Like a Zombie that just won't go down, no matter how many headshots are sent its way, Internet filtering just refuses to die. The Coalition has announced a policy whereby a mandatory opt-out filter would be added to all Internet services in Australia.
ZDNet reports on the move, which is part of a $10 million online safety policy; you can read the entire document here.
"The Coalition will work with internet service providers (which provide fixed-line broadband services to the home) to develop online safety standards for those services, recognising that they are very often accessed by children. As has recently been achieved in the UK, we expect these standards will involve the major internet service providers providing home network filters for all new home broadband services, which will be switched on as the default unless the customer specifies otherwise."
This is apparently a completely different filter to the Stephen Conroy backed filter… sorry, that's their statement:
"This is a very different approach to the discredited compulsory filter proposal championed by the Rudd-Gillard government, which was abandoned as unworkable. The Coalition's approach aims to empower parents — by giving them the choice of whether or not to operate a filter at home, [and] by establishing the default setting as one which provides maximum protection."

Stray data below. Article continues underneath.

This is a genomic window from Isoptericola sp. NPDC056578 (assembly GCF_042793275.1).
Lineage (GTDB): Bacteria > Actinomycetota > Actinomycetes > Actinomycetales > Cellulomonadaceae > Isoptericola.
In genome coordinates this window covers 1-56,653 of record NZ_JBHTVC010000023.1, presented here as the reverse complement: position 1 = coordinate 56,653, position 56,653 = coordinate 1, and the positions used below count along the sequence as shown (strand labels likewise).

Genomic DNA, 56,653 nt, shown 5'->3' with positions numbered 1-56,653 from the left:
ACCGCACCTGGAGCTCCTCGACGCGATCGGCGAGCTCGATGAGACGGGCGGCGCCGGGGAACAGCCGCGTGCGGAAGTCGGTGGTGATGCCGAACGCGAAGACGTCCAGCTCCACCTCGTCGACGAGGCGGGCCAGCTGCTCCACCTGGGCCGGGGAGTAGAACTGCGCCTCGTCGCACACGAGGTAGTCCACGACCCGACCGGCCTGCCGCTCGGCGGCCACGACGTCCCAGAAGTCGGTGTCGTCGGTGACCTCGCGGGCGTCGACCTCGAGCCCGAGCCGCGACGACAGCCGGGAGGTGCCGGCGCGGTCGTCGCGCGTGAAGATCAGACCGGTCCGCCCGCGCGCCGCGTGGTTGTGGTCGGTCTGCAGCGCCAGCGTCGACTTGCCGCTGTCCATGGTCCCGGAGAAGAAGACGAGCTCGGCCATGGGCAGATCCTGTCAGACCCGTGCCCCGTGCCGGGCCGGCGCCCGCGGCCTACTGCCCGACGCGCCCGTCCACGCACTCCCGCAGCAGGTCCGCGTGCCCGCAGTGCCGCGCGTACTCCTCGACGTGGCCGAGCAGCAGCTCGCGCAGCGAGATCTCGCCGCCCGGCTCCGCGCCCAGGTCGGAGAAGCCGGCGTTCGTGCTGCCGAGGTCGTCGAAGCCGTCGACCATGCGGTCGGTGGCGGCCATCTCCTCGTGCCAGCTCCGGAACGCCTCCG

The Coalition also figures it can legislate (and enforce) social media sites to take down objectionable material
"The Coalition will ensure there is an effective complaints system, backed by legislation, to get harmful material down fast from large social media sites. Our approach responds to the very clear message received in our community consultations: when children are the subject of harmful material online, it is vital to have a way to get it down fast. Too often that is not available today."
Update:The Coalition is now claiming that the original policy document was "poorly worded"